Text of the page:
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I created a Chrome extension which adds a context menu item to search 4 stores for the selected text on a page. In this sense the extension works fine, however I was asked by a user to implement a keyboard short cut also. So far I have a short cut working, but am having no luck in capturing to selected text in order to do the search. Anyone able to help out here?


    "name": "Context Shop Search",
    "description": "Searches shops for selected text using the context menu",
    "version": "0.6",
    "manifest_version": 2,
    "permissions": ["contextMenus", "tabs"],
    "background": {
        "scripts": ["jquery.js", "background.js"]
    "commands": {
        "search": {
            "suggested_key": {
                "default": "Ctrl+Shift+S"
            "description": "Search Stores"


var urls = ["http://groceries.asda.com/asda-webstore/landing/home.shtml?cmpid=ahc-_-ghs-asdacom-dsk-_-hp-_-sub_title#/search/", "http://www.waitrose.com/shop/HeaderSearchCmd?defaultSearch=GR&searchTerm=&search=Search", "http://www.ocado.com/webshop/getSearchProducts.do?clearTabs=yes&isFreshSearch=true&entry=", "http://www.tesco.com/groceries/Product/Search/Default.aspx?searchBox=&newSort=true&search.x=-1042&search.y=-63&search=Search"];

var searchUrls = [];

function Search(info) {

    var selection = info.selectionText;
    searchUrls[0] = urls[0].concat(selection);
    searchUrls[1] = urls[1].replace("searchTerm=", "searchTerm=".concat(selection));
    searchUrls[2] = urls[2].concat(selection);
    searchUrls[3] = urls[3].replace("searchBox=", "searchBox=".concat(selection));

        url: searchUrls,
        height: 768,
        width: 1024


chrome.commands.onCommand.addListener(function (command) {

    id: "ctxtSearch",
    title: "Search '%s' in all stores",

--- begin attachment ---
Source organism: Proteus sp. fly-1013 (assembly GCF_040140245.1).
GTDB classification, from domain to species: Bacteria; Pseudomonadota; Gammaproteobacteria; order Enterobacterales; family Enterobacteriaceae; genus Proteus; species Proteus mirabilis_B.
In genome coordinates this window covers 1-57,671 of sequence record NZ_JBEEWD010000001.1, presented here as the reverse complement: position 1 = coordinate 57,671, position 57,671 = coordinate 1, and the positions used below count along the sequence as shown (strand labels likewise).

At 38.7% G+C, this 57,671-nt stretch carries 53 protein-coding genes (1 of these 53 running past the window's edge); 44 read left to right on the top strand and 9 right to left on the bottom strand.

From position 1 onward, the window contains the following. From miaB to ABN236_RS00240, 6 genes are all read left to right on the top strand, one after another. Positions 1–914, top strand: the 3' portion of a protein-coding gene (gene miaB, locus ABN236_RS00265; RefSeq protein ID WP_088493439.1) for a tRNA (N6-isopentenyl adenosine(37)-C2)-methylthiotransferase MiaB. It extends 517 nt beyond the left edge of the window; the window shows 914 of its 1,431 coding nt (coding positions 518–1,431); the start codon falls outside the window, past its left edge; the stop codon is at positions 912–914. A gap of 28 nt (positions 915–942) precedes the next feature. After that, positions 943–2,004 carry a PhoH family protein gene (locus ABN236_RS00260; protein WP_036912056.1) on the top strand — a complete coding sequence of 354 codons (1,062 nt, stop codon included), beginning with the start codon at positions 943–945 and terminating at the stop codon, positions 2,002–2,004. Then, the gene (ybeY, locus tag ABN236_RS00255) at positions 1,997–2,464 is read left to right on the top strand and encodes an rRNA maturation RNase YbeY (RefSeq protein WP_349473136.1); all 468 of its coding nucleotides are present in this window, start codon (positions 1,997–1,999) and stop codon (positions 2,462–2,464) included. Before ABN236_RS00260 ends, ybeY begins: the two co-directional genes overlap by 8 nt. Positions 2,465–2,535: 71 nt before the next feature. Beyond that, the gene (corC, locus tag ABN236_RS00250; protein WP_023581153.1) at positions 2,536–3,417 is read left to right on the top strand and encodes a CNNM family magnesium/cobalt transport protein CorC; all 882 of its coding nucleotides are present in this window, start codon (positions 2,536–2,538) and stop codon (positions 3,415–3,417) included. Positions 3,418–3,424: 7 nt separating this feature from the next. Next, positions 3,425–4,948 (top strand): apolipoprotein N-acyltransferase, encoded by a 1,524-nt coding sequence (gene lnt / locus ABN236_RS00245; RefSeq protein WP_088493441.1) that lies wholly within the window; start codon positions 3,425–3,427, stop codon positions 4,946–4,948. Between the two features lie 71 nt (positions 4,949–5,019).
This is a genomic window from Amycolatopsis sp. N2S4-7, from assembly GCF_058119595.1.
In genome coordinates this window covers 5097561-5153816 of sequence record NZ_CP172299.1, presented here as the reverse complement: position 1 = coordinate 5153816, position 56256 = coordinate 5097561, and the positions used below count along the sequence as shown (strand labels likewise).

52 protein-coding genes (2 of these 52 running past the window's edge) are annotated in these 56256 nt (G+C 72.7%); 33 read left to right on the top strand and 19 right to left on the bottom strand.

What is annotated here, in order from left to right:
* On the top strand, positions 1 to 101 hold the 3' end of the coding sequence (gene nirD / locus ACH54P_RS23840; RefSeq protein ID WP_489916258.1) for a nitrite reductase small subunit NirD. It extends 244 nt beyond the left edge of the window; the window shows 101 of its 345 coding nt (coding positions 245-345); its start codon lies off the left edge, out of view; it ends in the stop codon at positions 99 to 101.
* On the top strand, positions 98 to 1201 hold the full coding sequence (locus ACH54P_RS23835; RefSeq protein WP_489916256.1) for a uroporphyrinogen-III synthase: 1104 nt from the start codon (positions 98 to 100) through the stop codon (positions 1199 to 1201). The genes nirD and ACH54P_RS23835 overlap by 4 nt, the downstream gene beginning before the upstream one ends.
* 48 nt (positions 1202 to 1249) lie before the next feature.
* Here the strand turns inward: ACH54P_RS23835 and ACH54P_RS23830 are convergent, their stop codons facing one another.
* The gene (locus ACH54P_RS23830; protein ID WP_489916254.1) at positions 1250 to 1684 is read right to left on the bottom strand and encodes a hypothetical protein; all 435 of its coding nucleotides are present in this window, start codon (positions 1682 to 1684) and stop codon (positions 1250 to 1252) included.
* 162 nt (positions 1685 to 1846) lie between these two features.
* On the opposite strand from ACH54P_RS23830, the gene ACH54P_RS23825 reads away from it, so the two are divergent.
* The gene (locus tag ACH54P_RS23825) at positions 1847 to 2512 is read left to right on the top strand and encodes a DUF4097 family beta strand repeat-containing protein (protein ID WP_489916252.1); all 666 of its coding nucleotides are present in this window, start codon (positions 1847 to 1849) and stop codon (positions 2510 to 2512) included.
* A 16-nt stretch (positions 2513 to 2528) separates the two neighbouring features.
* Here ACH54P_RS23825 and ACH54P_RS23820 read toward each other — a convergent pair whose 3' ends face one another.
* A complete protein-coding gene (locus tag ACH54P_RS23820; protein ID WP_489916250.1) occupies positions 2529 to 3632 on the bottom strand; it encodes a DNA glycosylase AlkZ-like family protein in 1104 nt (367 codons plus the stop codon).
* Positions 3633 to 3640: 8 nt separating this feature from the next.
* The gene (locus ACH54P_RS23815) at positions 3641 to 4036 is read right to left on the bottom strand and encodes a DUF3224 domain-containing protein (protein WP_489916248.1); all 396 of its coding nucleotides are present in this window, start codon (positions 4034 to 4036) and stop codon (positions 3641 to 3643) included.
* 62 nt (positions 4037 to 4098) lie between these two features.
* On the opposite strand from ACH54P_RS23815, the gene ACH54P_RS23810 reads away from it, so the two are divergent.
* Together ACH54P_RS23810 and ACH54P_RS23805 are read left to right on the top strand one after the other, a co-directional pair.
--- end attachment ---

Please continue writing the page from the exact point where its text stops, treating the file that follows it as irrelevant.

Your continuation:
contexts: ["selection"],
    onclick: Search

Have been searching around numerous sites and found many variations of the answer 'use a content script', but most of the examples were using various browser actions or click events which, obviously, I don't want to use, and being fairly new to javascript (this is the first thing I've written with it) found it difficult to try and tweak these examples to suit my needs.

Any input greatly appreciated, Thanks.

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1 Answer 1

up vote 1 down vote accepted

Yes, you'll need to run code in the current tab to get the selection, but it's nothing hard in this case:

chrome.commands.onCommand.addListener(function(command) {
  if(command === "search") {
    chrome.tabs.executeScript( {
      code: "window.getSelection().toString();"
    }, function(selection) {
      Search({selectionText: selection[0]});

chrome.tabs.executeScript without specifying a tabId parameter will execute code in the context of the active tab of the current window, and will call your callback function with the last expression evaluated in that code (actually the callback function receives an array of values because you could make executeScript to run code in more than one tab).

On a side note, it is common practice in javascript to use lowercase for the first letter of function names, so you may want to rename Search to search.

share|improve this answer
Thanks very much, had a bit of trouble getting it to work, but it turns out that I had just forgotten to actually give the extension the right permissions in the manifest file. Working perfectly now. Thanks for the heads up on good js practice also. –  Jonathan Ross Flavell Oct 1 '13 at 13:40

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